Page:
Social and Emotional School Climate refers to the psychosocial aspects of students’ educational experience that influence their social and emotional development. The social and emotional climate of a school can impact student engagement in school activities; relationships with other students, staff, family, and community; and academic performance. Connectedness, or a student’s feelings of belonging, engagement, safety and support contribute to a positive learning environment and effective teaching and learning.
Convene a “climate team” to regularly assess school/district climate data, including discipline data such as suspension and expulsion. Coordinate with other relevant groups like Site Council, School Health Advisory Council and School Improvement Planning.
Implement strategies that create a caring and respectful school environment. Using a tiered approach (like Multi-tiered System of Supports) identify universal (Tier 1) school wide approaches (like PBIS), secondary (Tier 2) interventions (like care teams, Restorative Justice) and tertiary (Tier 3) interventions (like school-based or school-linked mental health services).
Implement school/district policies that promote use of restorative practices (such as Restorative Justice, community conferencing, peer courts/mediation, community circles), as opposed to more exclusionary practices (such as zero tolerance, classroom removal, suspension and expulsion).
Promote student connection to peers and adults at school, including student run clubs, affinity groups and extra-curricular activities.
Provide professional development to staff on culturally-responsive and trauma-informed classroom management practices.
Creating trauma-informed schools. There are many models and resources available on this topic. A selection of well-known/frequently cited models are provided below:
Treatment and Services Adaptation Center (TSA) has a Trauma-Responsive School Implementation Assessment that can be used as a quality improvement tool to support schools and districts working on trauma-responsive programming, as well as a number of other resources and tools for educators and providers.
Trauma and Learning Policy Initiative (TLPI) advocate for trauma-sensitive schools at the policy level and support schools and districts to become trauma-sensitive.
Child Trauma Toolkit for Educators. Provides administrators, teachers, staff and parents with basic information on working with children who have experienced trauma in the school system. Website includes resources by grade as well as a self-care guide for educators.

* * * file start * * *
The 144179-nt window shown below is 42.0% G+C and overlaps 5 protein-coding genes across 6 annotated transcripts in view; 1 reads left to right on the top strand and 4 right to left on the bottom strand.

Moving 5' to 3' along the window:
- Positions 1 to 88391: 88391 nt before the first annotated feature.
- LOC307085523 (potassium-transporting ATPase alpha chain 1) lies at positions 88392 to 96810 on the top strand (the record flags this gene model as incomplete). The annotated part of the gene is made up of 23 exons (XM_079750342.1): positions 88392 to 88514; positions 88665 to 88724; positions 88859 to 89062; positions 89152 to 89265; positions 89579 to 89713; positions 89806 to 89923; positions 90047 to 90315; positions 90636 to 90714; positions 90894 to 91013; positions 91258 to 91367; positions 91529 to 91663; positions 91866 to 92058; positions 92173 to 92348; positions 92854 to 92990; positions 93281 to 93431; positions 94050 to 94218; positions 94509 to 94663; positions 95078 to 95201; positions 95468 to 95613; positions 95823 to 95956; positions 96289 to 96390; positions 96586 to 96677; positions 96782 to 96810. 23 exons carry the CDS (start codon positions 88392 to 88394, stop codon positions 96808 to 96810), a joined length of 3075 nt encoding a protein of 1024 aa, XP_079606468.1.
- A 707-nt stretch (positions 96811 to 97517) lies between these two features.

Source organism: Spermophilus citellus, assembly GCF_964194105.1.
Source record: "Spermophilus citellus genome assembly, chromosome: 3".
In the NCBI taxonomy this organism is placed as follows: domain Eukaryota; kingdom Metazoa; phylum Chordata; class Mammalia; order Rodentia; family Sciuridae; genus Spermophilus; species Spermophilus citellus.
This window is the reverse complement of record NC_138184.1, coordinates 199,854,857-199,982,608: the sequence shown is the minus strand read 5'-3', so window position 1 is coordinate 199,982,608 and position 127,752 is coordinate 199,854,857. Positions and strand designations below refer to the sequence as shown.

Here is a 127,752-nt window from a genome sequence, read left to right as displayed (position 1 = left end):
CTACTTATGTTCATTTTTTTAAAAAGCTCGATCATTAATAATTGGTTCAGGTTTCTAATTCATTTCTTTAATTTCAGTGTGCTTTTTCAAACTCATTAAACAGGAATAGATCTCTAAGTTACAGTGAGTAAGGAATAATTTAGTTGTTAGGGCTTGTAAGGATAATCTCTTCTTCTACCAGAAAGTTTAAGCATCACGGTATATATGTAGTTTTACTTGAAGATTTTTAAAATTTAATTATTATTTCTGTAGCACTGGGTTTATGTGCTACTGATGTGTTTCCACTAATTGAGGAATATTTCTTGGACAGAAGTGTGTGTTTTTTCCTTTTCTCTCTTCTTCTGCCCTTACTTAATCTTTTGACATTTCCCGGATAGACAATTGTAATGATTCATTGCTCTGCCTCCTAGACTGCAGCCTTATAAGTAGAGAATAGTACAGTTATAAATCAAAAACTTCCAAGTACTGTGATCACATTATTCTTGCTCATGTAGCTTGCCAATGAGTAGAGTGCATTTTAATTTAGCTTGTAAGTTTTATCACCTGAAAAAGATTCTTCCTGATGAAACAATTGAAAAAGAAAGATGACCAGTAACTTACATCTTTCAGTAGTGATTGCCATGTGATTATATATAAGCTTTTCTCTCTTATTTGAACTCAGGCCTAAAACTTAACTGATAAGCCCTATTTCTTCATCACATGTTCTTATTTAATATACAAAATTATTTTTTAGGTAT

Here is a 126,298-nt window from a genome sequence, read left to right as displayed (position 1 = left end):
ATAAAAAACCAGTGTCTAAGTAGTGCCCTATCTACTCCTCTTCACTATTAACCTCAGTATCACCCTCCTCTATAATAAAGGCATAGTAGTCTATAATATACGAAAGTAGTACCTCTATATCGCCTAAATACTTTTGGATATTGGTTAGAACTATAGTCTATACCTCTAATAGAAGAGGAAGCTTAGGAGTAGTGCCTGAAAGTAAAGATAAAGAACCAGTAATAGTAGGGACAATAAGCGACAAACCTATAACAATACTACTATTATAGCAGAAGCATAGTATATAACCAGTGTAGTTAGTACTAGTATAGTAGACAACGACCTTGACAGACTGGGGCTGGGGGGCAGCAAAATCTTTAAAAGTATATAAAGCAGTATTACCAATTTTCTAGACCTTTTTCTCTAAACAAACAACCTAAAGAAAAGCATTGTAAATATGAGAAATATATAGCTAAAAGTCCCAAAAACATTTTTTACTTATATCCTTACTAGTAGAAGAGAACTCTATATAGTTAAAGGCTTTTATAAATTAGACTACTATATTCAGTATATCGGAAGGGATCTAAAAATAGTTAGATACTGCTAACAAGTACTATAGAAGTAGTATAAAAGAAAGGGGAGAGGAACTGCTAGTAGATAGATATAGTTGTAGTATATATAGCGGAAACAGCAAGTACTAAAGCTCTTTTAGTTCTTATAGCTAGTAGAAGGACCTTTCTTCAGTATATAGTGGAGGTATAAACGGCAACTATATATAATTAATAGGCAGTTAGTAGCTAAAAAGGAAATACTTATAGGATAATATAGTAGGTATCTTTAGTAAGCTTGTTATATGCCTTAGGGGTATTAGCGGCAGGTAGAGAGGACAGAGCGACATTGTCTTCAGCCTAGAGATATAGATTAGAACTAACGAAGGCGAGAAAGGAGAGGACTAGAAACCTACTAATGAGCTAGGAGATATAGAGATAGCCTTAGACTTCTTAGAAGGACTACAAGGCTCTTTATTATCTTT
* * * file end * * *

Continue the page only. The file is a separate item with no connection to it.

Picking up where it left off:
National Alliance on Mental Illness (NAMI) On Campus High School (NCHS) Clubs are student-led clubs that raise mental health awareness and reduce stigma on campus through peer led activities and education.
Students Mobilizing Awareness and Reducing Tragedies (SMART) is a program comprised of student-led groups in high schools designed to give students the freedom to implement a suicide prevention initiative on their campus that best fits their school’s needs.
Creating Trauma-Sensitive Schools in Wisconsin
For the past five years, the Wisconsin Department of Public Instruction (DPI) has been working to support trauma-sensitive schools across the state. The work kicked into gear in 2014 when they were awarded a “Now is the Time” Project AWARE Community Grant. The DPI Student Services, Prevention and Wellness Team worked to develop a mental health framework for Wisconsin in which trauma-sensitive schools is a central aspect.
One component of the framework is bringing cohorts of 25-30 schools through a multi-year change process to increase trauma-informed practices through both online and in-person activities. The cohorts’ change process is grounded in implementation science with a focus on sustainability. Each cohort spends time talking about what it means to be a trauma-informed school, then they write goals and plans. The DPI serves as a coach to the process, instilling effective practices but allowing for maximum adaptation for each school site. “We try really hard to be both meaningful and manageable. We make it very clear that this is not a place where we are going to give you five things you need to do. Each school makes the decisions about what they spend time on. The integration piece is still a huge challenge, finding time for professional development and staff training, etc. We help them figure out how to make it fit.”
There is a kick-off event for cohort participants every August, where all schools in action teams come together to plan. Additionally, internal champions/main point of contacts come together four times per year for regional meetings. Most learning is done online, and the in-person time is spent discussing implementation and challenges. The feedback has been that these opportunities for face-to-face time are crucial.
Over the last several years, the team has developed a professional development system with online learning modules that provide narrated PowerPoint and tools and resources. The intention is that any general education teacher could engage in the module and directly apply learning and tools in the classroom.
Important lessons learned:
Don’t underestimate the value of shifting the perspective of yourself, colleagues, and students. This is critical to build trusting relationships.
The importance of striking the right balance of engaged and active leadership.
Understanding and reinforcing that this is not a process in which you are going to see results right away. This is a marathon process.
Information provided by Elizabeth Cook, former School Psychology Consultant at DPI.
For more information, contact Liz Krubsack, School Mental Health Consultant: Elizabeth.Krubsack@dpi.wi.gov or Julie Incitti Julie.firstname.lastname@example.org